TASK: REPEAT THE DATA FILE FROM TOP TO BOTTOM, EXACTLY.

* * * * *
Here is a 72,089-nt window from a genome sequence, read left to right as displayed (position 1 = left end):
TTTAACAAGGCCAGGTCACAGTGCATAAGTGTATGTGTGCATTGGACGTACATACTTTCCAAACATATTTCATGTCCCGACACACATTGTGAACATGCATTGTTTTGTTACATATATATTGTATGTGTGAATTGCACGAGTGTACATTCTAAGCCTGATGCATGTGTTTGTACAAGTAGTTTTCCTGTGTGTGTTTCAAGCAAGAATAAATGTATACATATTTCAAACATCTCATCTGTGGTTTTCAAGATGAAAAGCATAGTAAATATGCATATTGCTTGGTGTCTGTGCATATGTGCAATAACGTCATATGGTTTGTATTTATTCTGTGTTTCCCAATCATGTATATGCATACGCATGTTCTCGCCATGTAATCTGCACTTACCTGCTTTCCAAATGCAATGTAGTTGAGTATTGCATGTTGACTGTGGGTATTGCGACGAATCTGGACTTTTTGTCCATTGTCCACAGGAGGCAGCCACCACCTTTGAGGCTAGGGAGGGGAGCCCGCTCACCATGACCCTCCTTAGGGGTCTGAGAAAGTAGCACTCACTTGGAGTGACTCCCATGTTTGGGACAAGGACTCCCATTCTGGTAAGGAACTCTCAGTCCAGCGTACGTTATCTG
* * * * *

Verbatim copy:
Here is a 72,089-nt window from a genome sequence, read left to right as displayed (position 1 = left end):
TTTAACAAGGCCAGGTCACAGTGCATAAGTGTATGTGTGCATTGGACGTACATACTTTCCAAACATATTTCATGTCCCGACACACATTGTGAACATGCATTGTTTTGTTACATATATATTGTATGTGTGAATTGCACGAGTGTACATTCTAAGCCTGATGCATGTGTTTGTACAAGTAGTTTTCCTGTGTGTGTTTCAAGCAAGAATAAATGTATACATATTTCAAACATCTCATCTGTGGTTTTCAAGATGAAAAGCATAGTAAATATGCATATTGCTTGGTGTCTGTGCATATGTGCAATAACGTCATATGGTTTGTATTTATTCTGTGTTTCCCAATCATGTATATGCATACGCATGTTCTCGCCATGTAATCTGCACTTACCTGCTTTCCAAATGCAATGTAGTTGAGTATTGCATGTTGACTGTGGGTATTGCGACGAATCTGGACTTTTTGTCCATTGTCCACAGGAGGCAGCCACCACCTTTGAGGCTAGGGAGGGGAGCCCGCTCACCATGACCCTCCTTAGGGGTCTGAGAAAGTAGCACTCACTTGGAGTGACTCCCATGTTTGGGACAAGGACTCCCATTCTGGTAAGGAACTCTCAGTCCAGCGTACGTTATCTG